Protecting Costa Rica’s Wildlife: For the past 20 years, Refuge for Wildlife has been rescuing, rehabilitating and releasing injured, displaced and orphaned wildlife in the Guanacaste peninsula.
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For the past 20 years, Refuge for Wildlife has been rescuing, rehabilitating and releasing injured, displaced and orphaned wildlife in the Guanacaste peninsula. With a 24-hour emergency rescue team, Refuge for Wildlife’s non-profit rescue center responses to over 200 wildlife emergencies each year . With an onsite clinic, a full-time veterinarian and a team of professional animal keepers, we are able to provide immediate and long-term medical care for all types of wildlife.
Sadly, the majority of patients that are admitted into our clinic are electrocuted howler monkeys that have suffered extreme burns and other injuries caused by uninsulated power lines and transformers. Because of a recent surge in development, monkeys and other arboreal wildlife must often resort to using the power cables as aerial runways to make their way between fragmented areas of habitat. The cables provide an efficient, but lethal, way for the monkeys to travel through the urbanized forest. Unfortunately monkeys do not know the difference between dangerous electrical wires and natural vines until it’s too late.
On average, Refuge for Wildlife responds to over 100 electrocuted howler monkey rescue calls each year. Over half of these monkeys die at the scene or, following a comprehensive veterinary assessment, are euthanized due to the severity of their injuries. The prognosis for electrocuted monkeys is not good. External wounds may be treated; however, the internal damage can be very serious, slower to manifest and can lead to irreversible organ damage. Unfortunately, of the monkeys brought to our clinic, approximately two-thirds succumb to their terrible injuries. Saving survivors of electrocutions is costly, time-consuming and often unsuccessful due to the severity of injuries. Best best possible solution to this ever-increasing problem, is prevention.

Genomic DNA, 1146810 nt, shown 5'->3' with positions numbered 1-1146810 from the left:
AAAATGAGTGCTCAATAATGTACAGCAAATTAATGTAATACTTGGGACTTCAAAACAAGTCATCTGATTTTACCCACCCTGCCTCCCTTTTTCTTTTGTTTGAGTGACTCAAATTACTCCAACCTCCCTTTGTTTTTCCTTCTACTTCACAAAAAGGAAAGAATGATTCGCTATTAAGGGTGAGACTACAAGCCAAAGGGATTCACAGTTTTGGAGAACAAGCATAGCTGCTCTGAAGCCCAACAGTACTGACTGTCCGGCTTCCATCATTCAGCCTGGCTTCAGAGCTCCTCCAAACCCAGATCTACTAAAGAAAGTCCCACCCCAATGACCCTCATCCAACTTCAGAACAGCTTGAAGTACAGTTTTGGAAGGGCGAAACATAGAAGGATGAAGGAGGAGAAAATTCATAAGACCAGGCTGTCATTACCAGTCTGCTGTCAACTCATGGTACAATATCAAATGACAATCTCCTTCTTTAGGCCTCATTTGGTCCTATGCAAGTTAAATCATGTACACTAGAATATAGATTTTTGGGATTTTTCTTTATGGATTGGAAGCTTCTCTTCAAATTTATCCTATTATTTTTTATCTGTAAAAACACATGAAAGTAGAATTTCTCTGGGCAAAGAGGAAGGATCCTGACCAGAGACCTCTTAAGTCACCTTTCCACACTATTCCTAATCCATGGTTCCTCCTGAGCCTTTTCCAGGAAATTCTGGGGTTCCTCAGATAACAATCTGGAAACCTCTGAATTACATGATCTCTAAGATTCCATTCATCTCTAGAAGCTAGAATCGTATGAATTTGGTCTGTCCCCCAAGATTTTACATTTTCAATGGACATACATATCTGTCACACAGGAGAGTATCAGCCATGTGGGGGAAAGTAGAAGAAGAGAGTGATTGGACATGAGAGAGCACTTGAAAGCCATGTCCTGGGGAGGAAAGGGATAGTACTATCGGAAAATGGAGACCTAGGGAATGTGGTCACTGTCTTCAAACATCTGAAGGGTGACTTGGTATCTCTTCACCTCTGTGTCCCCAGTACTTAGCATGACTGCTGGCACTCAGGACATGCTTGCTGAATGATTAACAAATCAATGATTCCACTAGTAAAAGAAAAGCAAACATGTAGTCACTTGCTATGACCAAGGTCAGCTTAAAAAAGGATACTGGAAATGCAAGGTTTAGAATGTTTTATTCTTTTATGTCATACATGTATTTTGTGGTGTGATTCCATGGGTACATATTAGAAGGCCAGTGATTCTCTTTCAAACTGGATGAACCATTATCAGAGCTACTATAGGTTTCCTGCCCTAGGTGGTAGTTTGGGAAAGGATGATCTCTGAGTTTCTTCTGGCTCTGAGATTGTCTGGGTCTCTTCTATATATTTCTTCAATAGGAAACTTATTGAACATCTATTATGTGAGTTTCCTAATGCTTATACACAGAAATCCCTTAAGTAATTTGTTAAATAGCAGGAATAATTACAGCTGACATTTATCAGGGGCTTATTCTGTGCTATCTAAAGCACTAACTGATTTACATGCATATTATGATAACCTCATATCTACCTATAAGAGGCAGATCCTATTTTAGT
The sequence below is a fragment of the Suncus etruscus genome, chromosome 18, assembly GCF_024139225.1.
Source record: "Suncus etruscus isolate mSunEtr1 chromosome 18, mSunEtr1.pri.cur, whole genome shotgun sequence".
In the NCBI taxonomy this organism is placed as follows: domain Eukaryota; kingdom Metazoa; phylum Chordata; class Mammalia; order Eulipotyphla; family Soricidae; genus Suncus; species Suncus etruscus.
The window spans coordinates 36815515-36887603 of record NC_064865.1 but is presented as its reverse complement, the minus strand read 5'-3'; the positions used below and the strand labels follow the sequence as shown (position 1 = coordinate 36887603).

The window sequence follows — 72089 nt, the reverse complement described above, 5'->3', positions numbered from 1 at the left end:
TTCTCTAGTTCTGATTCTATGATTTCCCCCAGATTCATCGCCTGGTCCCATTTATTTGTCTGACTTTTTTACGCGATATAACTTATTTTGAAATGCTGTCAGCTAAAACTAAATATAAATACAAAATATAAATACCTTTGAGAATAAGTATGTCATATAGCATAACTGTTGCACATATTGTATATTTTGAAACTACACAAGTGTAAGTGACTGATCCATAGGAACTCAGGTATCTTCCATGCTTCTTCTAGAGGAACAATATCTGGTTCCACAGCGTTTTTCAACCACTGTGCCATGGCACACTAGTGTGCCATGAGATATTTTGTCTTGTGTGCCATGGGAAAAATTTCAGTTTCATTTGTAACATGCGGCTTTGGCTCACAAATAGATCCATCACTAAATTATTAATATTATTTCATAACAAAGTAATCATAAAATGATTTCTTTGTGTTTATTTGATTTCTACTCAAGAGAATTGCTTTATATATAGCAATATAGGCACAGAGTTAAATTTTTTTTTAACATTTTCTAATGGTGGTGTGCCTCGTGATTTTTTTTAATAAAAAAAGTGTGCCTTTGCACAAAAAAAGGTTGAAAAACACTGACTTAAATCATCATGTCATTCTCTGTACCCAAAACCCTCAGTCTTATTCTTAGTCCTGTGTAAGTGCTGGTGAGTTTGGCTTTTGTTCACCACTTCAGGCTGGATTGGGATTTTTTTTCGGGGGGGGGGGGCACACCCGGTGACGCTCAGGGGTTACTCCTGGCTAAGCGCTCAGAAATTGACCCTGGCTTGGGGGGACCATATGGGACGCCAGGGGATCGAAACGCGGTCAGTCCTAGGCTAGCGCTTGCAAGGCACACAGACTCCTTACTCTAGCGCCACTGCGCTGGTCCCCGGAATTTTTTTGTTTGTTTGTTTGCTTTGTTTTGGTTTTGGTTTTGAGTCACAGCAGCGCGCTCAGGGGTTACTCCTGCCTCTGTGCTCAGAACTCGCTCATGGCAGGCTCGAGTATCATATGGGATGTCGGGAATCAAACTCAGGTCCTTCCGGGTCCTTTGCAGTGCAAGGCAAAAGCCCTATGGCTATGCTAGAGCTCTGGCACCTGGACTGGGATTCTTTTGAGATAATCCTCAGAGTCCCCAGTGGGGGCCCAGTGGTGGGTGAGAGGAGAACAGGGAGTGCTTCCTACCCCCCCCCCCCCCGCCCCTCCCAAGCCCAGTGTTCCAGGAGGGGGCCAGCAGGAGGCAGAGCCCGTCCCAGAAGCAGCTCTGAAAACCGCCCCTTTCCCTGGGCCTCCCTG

Although there are several laws in Costa Rica that should protect the environment, biodiversity, habitat and wildlife from the adverse affects of development, they are either ineffective or not properly enforced. Insulating transformers and replacing power lines with insulated cable is costly and is not currently a priority for our electrical providers. As a result, Refuge for Wildlife has had no choice, but to take on the task of making electrical distribution safe for arboreal wildlife in the Nosara area.
Our Stop the Shocks program has been working with the local Nosara ICE team to ensure tree branches are cut back in high risk areas so that wildlife can no longer access power cables that lead to dangerous transformers. In areas of deforestation and development, we have installed several rope bridges to provide safe crossings for arboreal wildlife. And our team has purchased and provided all the necessary equipment to insulate transformers where monkeys have been recently killed. In 2018, Refuge for Wildlife purchased over US $14k worth of wildlife protection equipment.
Refuge for Wildlife receives and treats all types of wild animals, but howler monkeys have become our specialty with an average of 50 howlers residing at their rescue center at any given time. Refuge for Wildlife also receives a wide range of other wildlife including; other types of monkeys, such a capuchin and squirrel monkeys, anteaters, coatis, porcupines, opossums, raccoons, squirrels, parrots, macaws, toucans and more.
Refuge for Wildlife is a busy rescue center and is not generally open to the public; however, several times a week, we arrange Educational Visits (reservations required) that focus on informing our guests about the issues Costa Rican wildlife faces by explaining some of the preventable threats such as; deforestation, car strikes, the illegal exotic pet trade and Nosara’s #1 killer of howler monkeys, electrocution.